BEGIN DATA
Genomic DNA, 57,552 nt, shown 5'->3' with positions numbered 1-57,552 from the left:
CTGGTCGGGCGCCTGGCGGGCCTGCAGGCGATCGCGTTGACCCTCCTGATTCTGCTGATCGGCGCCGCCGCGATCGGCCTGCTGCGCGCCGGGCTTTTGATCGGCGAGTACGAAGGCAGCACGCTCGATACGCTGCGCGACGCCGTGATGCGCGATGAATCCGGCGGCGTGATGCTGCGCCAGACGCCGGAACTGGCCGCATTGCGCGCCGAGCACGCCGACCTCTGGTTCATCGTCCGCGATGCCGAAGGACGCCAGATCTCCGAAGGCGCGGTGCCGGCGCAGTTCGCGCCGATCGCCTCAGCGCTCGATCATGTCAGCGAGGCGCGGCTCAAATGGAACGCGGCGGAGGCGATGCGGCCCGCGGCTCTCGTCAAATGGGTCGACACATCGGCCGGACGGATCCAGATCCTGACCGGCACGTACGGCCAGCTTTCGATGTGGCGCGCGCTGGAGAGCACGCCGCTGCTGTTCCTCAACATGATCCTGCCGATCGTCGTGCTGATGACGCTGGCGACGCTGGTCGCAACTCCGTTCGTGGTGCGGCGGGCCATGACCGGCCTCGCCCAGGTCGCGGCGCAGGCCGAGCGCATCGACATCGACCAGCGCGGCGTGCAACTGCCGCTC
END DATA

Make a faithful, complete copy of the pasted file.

Genomic DNA, 57,552 nt, shown 5'->3' with positions numbered 1-57,552 from the left:
CTGGTCGGGCGCCTGGCGGGCCTGCAGGCGATCGCGTTGACCCTCCTGATTCTGCTGATCGGCGCCGCCGCGATCGGCCTGCTGCGCGCCGGGCTTTTGATCGGCGAGTACGAAGGCAGCACGCTCGATACGCTGCGCGACGCCGTGATGCGCGATGAATCCGGCGGCGTGATGCTGCGCCAGACGCCGGAACTGGCCGCATTGCGCGCCGAGCACGCCGACCTCTGGTTCATCGTCCGCGATGCCGAAGGACGCCAGATCTCCGAAGGCGCGGTGCCGGCGCAGTTCGCGCCGATCGCCTCAGCGCTCGATCATGTCAGCGAGGCGCGGCTCAAATGGAACGCGGCGGAGGCGATGCGGCCCGCGGCTCTCGTCAAATGGGTCGACACATCGGCCGGACGGATCCAGATCCTGACCGGCACGTACGGCCAGCTTTCGATGTGGCGCGCGCTGGAGAGCACGCCGCTGCTGTTCCTCAACATGATCCTGCCGATCGTCGTGCTGATGACGCTGGCGACGCTGGTCGCAACTCCGTTCGTGGTGCGGCGGGCCATGACCGGCCTCGCCCAGGTCGCGGCGCAGGCCGAGCGCATCGACATCGACCAGCGCGGCGTGCAACTGCCGCTC